It was also one of Abruzzo’s favourite mountain places for Pope John Paul II who used to frequent the area in summer for long walks in search of solitude and meditation. A peak of the Gran Sasso chain, the John Paul II peak, was dedicated to him and an iron Cross has been placed there.
Campo Imperatore is also a destination for astronomy enthusiasts because it has an Astronomical Observatory, equipped with a powerful telescope, run by the Rome section of the National Institute of Astrophysics in collaboration with the Collurania Astronomical Observatory and the University of L’Aquila.
Close to the observatory is the Vincenzo Rivera alpine botanical garden, created on the initiative of the founder of the same name and former rector of the University of L’Aquila, dedicated to the cultivation and study of high-altitude flora.
The area is very popular with motorcyclists, who often take advantage of the beautiful landscape and roads with little traffic to organise motorbike meetings. Cycle tourism is also widespread and practised. The entire plain, together with the neighbouring areas of Assergi, Calascio, Castel del Monte and Santo Stefano di Sessanio, can also be used for cycling, with countless trekking and mountain bike routes. For horse-riding enthusiasts, there are many trails in the valley, but the most famous is the Gran Sasso Horse Trail. This is a circular route, with equipped rest areas, that goes around the massif, connecting the three sides of the Gran Sasso – L’Aquila, Teramo and Pescara – for a total of about 300 km, making it the longest in Italy.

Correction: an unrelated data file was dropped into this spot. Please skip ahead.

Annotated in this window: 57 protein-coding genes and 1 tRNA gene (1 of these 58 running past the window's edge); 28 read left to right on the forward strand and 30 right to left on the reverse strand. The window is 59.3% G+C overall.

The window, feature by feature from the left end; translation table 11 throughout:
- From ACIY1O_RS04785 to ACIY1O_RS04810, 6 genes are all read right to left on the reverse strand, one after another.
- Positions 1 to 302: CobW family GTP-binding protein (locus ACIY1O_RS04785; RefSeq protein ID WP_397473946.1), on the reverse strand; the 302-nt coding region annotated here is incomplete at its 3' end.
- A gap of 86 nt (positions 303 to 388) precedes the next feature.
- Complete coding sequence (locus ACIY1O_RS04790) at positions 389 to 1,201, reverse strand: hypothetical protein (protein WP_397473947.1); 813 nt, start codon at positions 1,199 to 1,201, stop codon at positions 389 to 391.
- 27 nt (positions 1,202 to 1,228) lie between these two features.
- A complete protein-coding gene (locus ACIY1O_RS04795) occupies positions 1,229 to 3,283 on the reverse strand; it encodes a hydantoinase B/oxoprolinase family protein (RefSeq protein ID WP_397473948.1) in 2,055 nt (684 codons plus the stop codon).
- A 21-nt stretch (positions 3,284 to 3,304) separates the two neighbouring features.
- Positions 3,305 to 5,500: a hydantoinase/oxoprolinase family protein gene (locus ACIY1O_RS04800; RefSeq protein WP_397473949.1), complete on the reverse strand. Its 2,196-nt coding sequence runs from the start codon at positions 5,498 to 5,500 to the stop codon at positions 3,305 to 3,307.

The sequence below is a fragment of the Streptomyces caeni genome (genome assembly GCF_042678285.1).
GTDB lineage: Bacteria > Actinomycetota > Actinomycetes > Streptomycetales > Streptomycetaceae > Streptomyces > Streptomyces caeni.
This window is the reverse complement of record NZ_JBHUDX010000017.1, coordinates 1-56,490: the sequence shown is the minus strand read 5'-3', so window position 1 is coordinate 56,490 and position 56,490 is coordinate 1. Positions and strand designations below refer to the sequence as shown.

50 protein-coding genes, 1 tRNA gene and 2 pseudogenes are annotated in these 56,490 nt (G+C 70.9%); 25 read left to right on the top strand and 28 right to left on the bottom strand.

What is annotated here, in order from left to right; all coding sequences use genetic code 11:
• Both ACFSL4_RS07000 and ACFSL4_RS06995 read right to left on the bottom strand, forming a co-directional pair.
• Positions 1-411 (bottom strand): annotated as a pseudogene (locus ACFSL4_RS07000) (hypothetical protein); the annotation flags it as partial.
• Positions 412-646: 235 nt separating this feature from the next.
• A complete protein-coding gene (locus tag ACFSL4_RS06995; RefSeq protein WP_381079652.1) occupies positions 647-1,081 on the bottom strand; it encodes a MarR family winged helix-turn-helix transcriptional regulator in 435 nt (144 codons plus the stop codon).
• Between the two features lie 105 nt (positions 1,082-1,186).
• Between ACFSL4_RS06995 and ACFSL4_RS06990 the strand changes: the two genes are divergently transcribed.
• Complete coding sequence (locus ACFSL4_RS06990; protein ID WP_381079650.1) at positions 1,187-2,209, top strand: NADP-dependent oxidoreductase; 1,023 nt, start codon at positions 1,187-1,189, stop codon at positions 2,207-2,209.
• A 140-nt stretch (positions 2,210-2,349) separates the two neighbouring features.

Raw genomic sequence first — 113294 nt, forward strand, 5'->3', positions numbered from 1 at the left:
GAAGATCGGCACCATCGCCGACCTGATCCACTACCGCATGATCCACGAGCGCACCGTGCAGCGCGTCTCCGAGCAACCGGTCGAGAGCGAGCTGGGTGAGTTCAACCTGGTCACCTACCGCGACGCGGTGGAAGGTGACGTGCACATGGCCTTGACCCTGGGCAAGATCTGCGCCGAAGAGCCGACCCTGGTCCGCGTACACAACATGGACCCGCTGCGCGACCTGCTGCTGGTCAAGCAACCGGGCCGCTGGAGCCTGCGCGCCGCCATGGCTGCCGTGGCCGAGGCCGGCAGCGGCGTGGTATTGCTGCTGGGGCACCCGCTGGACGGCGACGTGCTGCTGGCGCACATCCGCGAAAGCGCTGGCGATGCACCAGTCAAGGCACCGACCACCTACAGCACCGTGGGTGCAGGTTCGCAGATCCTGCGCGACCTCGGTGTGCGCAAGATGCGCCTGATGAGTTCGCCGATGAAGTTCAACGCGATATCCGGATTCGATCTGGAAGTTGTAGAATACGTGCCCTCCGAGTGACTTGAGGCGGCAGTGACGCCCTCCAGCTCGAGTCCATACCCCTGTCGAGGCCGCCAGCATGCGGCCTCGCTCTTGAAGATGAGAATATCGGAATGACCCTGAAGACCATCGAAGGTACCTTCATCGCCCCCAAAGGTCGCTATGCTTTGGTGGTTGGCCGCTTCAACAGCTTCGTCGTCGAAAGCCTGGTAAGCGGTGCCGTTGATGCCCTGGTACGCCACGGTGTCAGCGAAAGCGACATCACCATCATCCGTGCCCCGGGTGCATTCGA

The plateau is also the starting point for the main excursions on the Gran Sasso and climbs with mountaineering difficulties.
Campo Imperatore is home to a ski resort of the same name, the first in the Apennines, one of the highest in the entire chain and on average one of the snowiest in Italy. The resort is united in the Tre Nevi district with the ski resorts of Campo Felice and Ovindoli.
The entire valley has often been the scene of exceptional filming. About 40 films and commercials have been shot here. Among these are: Serafino (1968) by Pietro Germi with Adriano Celentano; Lo chiamavano trinità e …continuavano a chiamarlo Trinità (1971) by E.B. Clucher with Bud Spencer and Terence Hill, Il deserto dei Tartari (1976) with Vittorio Gassman and Philippe Noiret, Così è la vita with Aldo, Giovanni and Giacomo. In the vicinity, and in particular in Rocca Calascio and Castel del Monte, international films have also been shot, such as Ladyhawke starring Matthew Broderick, Rutger Hauer and Michelle Pfeiffer (1985), Il nome della rosa with Sean Connery (1986) and The American with George Clooney (2010), while the film L’orizzonte degli eventi with Valerio Mastandrea (2005) was shot and set inside the Gran Sasso national laboratories, below the plateau.